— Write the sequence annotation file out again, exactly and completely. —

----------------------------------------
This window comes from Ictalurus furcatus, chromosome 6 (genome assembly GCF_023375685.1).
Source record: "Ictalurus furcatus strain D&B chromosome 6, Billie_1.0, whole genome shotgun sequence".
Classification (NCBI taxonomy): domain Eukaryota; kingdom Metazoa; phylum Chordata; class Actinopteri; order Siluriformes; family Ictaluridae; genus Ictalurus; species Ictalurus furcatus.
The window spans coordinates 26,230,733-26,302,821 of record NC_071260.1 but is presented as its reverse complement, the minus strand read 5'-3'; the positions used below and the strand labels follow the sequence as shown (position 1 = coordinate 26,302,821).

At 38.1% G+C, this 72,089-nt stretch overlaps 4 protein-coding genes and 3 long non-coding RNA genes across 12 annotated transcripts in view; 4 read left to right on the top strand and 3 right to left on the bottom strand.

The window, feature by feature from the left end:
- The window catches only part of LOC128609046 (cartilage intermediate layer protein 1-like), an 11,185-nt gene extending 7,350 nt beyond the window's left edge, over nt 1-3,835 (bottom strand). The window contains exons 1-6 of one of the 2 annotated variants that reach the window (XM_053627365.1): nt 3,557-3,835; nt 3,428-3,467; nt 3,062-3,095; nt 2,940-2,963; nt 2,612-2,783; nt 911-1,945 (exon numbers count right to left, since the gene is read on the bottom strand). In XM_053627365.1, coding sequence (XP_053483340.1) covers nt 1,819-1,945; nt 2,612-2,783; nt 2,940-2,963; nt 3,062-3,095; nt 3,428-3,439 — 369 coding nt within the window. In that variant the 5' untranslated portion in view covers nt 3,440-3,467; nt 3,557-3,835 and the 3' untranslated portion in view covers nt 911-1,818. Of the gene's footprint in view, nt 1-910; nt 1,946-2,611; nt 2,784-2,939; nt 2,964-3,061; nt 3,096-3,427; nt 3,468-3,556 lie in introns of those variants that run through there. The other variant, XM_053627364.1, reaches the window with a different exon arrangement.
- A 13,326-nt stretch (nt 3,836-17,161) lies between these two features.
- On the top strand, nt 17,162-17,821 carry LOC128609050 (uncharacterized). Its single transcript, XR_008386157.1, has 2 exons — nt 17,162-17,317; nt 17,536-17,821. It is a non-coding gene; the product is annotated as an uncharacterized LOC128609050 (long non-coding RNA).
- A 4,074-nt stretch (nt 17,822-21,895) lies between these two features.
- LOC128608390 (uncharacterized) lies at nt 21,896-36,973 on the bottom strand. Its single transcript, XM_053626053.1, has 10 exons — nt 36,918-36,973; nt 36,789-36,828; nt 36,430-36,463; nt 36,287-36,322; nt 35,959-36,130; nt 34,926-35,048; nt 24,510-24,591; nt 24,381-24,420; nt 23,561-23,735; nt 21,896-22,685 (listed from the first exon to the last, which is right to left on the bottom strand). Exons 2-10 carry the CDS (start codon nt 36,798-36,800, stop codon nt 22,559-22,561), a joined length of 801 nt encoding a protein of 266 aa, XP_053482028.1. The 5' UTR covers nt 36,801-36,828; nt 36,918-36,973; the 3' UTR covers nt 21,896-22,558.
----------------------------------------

This window comes from Ictalurus furcatus, chromosome 6 (genome assembly GCF_023375685.1).
Source record: "Ictalurus furcatus strain D&B chromosome 6, Billie_1.0, whole genome shotgun sequence".
Classification (NCBI taxonomy): domain Eukaryota; kingdom Metazoa; phylum Chordata; class Actinopteri; order Siluriformes; family Ictaluridae; genus Ictalurus; species Ictalurus furcatus.
The window spans coordinates 26,230,733-26,302,821 of record NC_071260.1 but is presented as its reverse complement, the minus strand read 5'-3'; the positions used below and the strand labels follow the sequence as shown (position 1 = coordinate 26,302,821).

At 38.1% G+C, this 72,089-nt stretch overlaps 4 protein-coding genes and 3 long non-coding RNA genes across 12 annotated transcripts in view; 4 read left to right on the top strand and 3 right to left on the bottom strand.

The window, feature by feature from the left end:
- The window catches only part of LOC128609046 (cartilage intermediate layer protein 1-like), an 11,185-nt gene extending 7,350 nt beyond the window's left edge, over nt 1-3,835 (bottom strand). The window contains exons 1-6 of one of the 2 annotated variants that reach the window (XM_053627365.1): nt 3,557-3,835; nt 3,428-3,467; nt 3,062-3,095; nt 2,940-2,963; nt 2,612-2,783; nt 911-1,945 (exon numbers count right to left, since the gene is read on the bottom strand). In XM_053627365.1, coding sequence (XP_053483340.1) covers nt 1,819-1,945; nt 2,612-2,783; nt 2,940-2,963; nt 3,062-3,095; nt 3,428-3,439 — 369 coding nt within the window. In that variant the 5' untranslated portion in view covers nt 3,440-3,467; nt 3,557-3,835 and the 3' untranslated portion in view covers nt 911-1,818. Of the gene's footprint in view, nt 1-910; nt 1,946-2,611; nt 2,784-2,939; nt 2,964-3,061; nt 3,096-3,427; nt 3,468-3,556 lie in introns of those variants that run through there. The other variant, XM_053627364.1, reaches the window with a different exon arrangement.
- A 13,326-nt stretch (nt 3,836-17,161) lies between these two features.
- On the top strand, nt 17,162-17,821 carry LOC128609050 (uncharacterized). Its single transcript, XR_008386157.1, has 2 exons — nt 17,162-17,317; nt 17,536-17,821. It is a non-coding gene; the product is annotated as an uncharacterized LOC128609050 (long non-coding RNA).
- A 4,074-nt stretch (nt 17,822-21,895) lies between these two features.
- LOC128608390 (uncharacterized) lies at nt 21,896-36,973 on the bottom strand. Its single transcript, XM_053626053.1, has 10 exons — nt 36,918-36,973; nt 36,789-36,828; nt 36,430-36,463; nt 36,287-36,322; nt 35,959-36,130; nt 34,926-35,048; nt 24,510-24,591; nt 24,381-24,420; nt 23,561-23,735; nt 21,896-22,685 (listed from the first exon to the last, which is right to left on the bottom strand). Exons 2-10 carry the CDS (start codon nt 36,798-36,800, stop codon nt 22,559-22,561), a joined length of 801 nt encoding a protein of 266 aa, XP_053482028.1. The 5' UTR covers nt 36,801-36,828; nt 36,918-36,973; the 3' UTR covers nt 21,896-22,558.